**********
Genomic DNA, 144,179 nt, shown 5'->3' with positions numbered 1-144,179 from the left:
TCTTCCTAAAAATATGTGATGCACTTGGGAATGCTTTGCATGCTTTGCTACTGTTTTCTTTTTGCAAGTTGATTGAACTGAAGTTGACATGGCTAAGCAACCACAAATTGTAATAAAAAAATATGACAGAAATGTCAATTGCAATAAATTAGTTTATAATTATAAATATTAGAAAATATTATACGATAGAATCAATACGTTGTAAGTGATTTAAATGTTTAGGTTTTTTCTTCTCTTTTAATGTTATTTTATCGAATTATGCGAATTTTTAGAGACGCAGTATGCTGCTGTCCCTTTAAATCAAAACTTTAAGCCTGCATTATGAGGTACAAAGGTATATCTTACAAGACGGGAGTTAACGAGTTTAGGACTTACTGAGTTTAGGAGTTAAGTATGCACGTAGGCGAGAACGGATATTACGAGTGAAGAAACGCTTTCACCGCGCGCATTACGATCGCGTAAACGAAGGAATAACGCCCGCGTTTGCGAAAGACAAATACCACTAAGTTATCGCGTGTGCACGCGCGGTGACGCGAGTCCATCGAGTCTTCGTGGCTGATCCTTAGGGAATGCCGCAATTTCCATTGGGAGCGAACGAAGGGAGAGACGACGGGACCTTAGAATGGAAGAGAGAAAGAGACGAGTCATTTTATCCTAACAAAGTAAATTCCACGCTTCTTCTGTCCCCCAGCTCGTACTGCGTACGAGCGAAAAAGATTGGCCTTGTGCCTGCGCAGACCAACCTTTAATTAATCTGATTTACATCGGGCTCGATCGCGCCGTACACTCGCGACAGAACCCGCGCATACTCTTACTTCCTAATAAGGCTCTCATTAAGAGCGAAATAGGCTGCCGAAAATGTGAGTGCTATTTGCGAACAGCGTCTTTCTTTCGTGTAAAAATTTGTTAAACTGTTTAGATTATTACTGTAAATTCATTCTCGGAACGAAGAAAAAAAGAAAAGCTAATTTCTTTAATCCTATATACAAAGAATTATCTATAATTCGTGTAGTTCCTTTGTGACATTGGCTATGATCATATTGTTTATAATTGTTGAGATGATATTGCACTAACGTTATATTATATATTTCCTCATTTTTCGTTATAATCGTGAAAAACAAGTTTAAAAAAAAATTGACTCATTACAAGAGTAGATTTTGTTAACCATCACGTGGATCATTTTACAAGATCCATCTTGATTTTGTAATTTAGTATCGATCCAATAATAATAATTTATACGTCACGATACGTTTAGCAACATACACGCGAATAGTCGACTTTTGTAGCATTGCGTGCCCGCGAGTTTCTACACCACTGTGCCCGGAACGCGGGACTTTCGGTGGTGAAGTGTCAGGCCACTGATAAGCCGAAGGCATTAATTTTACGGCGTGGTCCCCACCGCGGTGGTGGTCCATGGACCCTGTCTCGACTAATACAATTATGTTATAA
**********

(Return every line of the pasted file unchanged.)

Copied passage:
Genomic DNA, 144,179 nt, shown 5'->3' with positions numbered 1-144,179 from the left:
TCTTCCTAAAAATATGTGATGCACTTGGGAATGCTTTGCATGCTTTGCTACTGTTTTCTTTTTGCAAGTTGATTGAACTGAAGTTGACATGGCTAAGCAACCACAAATTGTAATAAAAAAATATGACAGAAATGTCAATTGCAATAAATTAGTTTATAATTATAAATATTAGAAAATATTATACGATAGAATCAATACGTTGTAAGTGATTTAAATGTTTAGGTTTTTTCTTCTCTTTTAATGTTATTTTATCGAATTATGCGAATTTTTAGAGACGCAGTATGCTGCTGTCCCTTTAAATCAAAACTTTAAGCCTGCATTATGAGGTACAAAGGTATATCTTACAAGACGGGAGTTAACGAGTTTAGGACTTACTGAGTTTAGGAGTTAAGTATGCACGTAGGCGAGAACGGATATTACGAGTGAAGAAACGCTTTCACCGCGCGCATTACGATCGCGTAAACGAAGGAATAACGCCCGCGTTTGCGAAAGACAAATACCACTAAGTTATCGCGTGTGCACGCGCGGTGACGCGAGTCCATCGAGTCTTCGTGGCTGATCCTTAGGGAATGCCGCAATTTCCATTGGGAGCGAACGAAGGGAGAGACGACGGGACCTTAGAATGGAAGAGAGAAAGAGACGAGTCATTTTATCCTAACAAAGTAAATTCCACGCTTCTTCTGTCCCCCAGCTCGTACTGCGTACGAGCGAAAAAGATTGGCCTTGTGCCTGCGCAGACCAACCTTTAATTAATCTGATTTACATCGGGCTCGATCGCGCCGTACACTCGCGACAGAACCCGCGCATACTCTTACTTCCTAATAAGGCTCTCATTAAGAGCGAAATAGGCTGCCGAAAATGTGAGTGCTATTTGCGAACAGCGTCTTTCTTTCGTGTAAAAATTTGTTAAACTGTTTAGATTATTACTGTAAATTCATTCTCGGAACGAAGAAAAAAAGAAAAGCTAATTTCTTTAATCCTATATACAAAGAATTATCTATAATTCGTGTAGTTCCTTTGTGACATTGGCTATGATCATATTGTTTATAATTGTTGAGATGATATTGCACTAACGTTATATTATATATTTCCTCATTTTTCGTTATAATCGTGAAAAACAAGTTTAAAAAAAAATTGACTCATTACAAGAGTAGATTTTGTTAACCATCACGTGGATCATTTTACAAGATCCATCTTGATTTTGTAATTTAGTATCGATCCAATAATAATAATTTATACGTCACGATACGTTTAGCAACATACACGCGAATAGTCGACTTTTGTAGCATTGCGTGCCCGCGAGTTTCTACACCACTGTGCCCGGAACGCGGGACTTTCGGTGGTGAAGTGTCAGGCCACTGATAAGCCGAAGGCATTAATTTTACGGCGTGGTCCCCACCGCGGTGGTGGTCCATGGACCCTGTCTCGACTAATACAATTATGTTATAA